The 20th century in the history of Meissen porcelain is referred to as the century of Paul Scheurich.
He was born in New York and emigrated to Berlin in 1900 where he studied at the Academy of Fine Art from 1900-1902. Scheurich developed a career as a graphic designer, book
illustrator and poster designer and was also a skilled sculptor. He began working for Meissen in 1913, and sculpted 87 figures over
the next 20 years.
His manneristic plastic (grotesque ballet characters, prissy ladies, capricious Cupids and relaxed putti) is the result of both ironical
and delighted attitude towards the bygone age of the courteous ladies and gentlemen.
The most famous of Scheurich’s series of figures is the Russian Ballet dancers. During the 1910s the whole Europe was facinated by
Diaghilev’s Ballets Russes which signified a new stage in the development of the musical theater.
May 20th, 1910 became the opening night for the one act ballet Carnival. It was shown in Berlin in Theater des Westens within the
frames of the Ballets Russes. The grotesque expressivity of the dance and the provocative beauty of the costumes were so bright,
so new, so unexpected that they served as a powerful creative impulse for young Scheurich.
In 1913 a series of five figures was created - Harlequin and Columbine, Pierrot, Eusebius, Chiarina and Estrella.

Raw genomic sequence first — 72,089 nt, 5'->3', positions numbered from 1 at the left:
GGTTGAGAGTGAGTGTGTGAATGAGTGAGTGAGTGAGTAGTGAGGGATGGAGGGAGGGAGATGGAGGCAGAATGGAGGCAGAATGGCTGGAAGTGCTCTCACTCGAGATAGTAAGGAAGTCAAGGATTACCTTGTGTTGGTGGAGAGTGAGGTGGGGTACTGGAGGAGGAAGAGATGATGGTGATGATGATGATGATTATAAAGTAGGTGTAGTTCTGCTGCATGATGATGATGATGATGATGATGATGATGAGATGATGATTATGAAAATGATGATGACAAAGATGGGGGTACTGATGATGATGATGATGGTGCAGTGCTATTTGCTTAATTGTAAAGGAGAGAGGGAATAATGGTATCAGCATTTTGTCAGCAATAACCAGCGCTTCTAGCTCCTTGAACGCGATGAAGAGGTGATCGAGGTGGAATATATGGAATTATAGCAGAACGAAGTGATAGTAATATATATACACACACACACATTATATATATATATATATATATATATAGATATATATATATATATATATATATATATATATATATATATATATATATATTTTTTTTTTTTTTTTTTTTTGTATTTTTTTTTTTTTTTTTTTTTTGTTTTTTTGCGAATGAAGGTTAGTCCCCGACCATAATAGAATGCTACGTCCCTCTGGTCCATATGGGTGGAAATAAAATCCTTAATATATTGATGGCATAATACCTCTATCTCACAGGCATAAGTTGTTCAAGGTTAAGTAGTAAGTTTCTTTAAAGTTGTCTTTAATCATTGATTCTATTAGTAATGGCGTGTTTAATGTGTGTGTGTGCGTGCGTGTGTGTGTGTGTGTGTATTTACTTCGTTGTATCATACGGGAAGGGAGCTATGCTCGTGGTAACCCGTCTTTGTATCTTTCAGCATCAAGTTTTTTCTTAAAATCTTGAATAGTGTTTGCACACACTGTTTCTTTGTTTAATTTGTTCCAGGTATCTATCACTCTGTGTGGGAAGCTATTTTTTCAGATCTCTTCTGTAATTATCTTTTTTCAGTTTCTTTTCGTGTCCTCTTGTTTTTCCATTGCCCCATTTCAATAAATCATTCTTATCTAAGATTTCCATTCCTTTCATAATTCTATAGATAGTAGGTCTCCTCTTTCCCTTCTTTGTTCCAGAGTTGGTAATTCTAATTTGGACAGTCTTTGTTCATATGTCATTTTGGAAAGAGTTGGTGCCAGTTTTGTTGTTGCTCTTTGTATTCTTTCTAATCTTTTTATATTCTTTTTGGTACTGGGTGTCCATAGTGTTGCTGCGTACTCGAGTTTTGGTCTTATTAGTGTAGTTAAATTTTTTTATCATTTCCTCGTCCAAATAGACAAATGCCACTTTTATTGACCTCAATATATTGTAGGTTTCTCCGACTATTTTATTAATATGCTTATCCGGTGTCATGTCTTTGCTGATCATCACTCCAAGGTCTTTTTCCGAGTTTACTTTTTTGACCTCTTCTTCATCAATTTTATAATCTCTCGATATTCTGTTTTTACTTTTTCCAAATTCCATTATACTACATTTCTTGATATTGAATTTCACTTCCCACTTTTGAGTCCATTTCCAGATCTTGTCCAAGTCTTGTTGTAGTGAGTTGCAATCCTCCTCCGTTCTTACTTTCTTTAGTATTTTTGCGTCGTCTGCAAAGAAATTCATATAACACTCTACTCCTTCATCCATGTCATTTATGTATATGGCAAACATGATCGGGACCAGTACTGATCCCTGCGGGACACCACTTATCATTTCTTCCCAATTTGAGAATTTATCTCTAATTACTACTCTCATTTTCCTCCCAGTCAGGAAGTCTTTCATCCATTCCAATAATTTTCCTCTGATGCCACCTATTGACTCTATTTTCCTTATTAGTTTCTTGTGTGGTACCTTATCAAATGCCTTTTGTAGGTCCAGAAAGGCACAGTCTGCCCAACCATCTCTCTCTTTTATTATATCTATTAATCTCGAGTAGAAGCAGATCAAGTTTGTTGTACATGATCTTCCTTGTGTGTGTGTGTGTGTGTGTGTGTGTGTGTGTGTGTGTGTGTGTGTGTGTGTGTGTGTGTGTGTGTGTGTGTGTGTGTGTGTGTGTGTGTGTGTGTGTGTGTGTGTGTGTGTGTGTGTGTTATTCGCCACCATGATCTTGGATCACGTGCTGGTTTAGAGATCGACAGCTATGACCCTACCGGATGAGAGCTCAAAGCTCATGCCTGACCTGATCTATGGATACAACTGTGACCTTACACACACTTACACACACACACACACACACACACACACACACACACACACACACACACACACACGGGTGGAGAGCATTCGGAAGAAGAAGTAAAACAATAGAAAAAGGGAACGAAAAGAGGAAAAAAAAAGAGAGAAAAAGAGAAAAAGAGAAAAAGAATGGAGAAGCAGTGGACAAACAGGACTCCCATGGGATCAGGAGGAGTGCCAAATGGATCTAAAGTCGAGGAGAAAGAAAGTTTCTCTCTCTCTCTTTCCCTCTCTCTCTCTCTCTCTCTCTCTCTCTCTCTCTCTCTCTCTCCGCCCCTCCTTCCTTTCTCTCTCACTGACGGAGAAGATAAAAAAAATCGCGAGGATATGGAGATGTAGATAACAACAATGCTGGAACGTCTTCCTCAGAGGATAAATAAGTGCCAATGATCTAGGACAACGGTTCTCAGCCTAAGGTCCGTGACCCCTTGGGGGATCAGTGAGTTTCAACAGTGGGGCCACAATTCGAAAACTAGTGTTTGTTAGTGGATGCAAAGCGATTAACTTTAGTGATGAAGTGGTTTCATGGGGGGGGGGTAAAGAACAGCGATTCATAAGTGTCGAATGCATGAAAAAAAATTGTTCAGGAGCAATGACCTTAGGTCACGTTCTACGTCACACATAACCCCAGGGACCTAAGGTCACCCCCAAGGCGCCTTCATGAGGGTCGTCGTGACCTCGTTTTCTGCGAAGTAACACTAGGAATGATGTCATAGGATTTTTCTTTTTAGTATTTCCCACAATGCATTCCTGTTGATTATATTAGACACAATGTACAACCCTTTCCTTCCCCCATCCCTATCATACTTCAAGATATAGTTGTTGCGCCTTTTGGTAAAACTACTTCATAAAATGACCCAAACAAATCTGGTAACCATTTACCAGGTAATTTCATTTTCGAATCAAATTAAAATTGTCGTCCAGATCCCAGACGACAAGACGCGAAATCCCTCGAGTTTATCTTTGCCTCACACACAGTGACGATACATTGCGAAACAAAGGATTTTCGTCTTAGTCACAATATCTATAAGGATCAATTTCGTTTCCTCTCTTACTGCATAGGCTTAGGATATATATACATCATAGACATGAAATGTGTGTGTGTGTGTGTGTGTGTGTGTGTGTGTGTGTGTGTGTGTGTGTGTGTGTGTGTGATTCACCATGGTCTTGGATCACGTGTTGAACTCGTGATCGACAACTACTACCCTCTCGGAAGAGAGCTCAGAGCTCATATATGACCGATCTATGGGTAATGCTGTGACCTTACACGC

The bright overglaze painting emphasized the deliberate theatricality of the costumes and complied with the finical gestures.
The Russian Ballet figures became instant bestsellers. Meissen have made thousands of them over the years, and they still make them today!
Please contact us if you have one of these Meissen figures and would like to get a free appraisal or sell it. The value largely depends on age and condition.
Model D283 (A1001, 73302)
Model D285 (A1003, 73304)
|If you wish to sell your Meissen porcelain
figure or simply get a free appraisal,
please contact us
Model D286 (A1004, 73305)
Model D284 (A1002, 73303)
|Harlequin and Columbine
Model D287 (A1005, 73306)
The Russian Ballet dancers were first marked with incised model number D283 thru D287. These number were used from 1913 when the figurines were first made until 1923.
After 1923, they were renumbered A1001 to A1005 in accordance with a new numbering system which was used until early 1970s. The A-plus-four-digits-numbers were issued until
1940 to various models of freelancers, for reason of keeping an exact account of the royalties due.
In 1974 the new five-digit model numbering system was implemented with introduction of electronic data processing, and the model numbers for Russian Ballet dancers were changed
once again to 73302 thru 73306.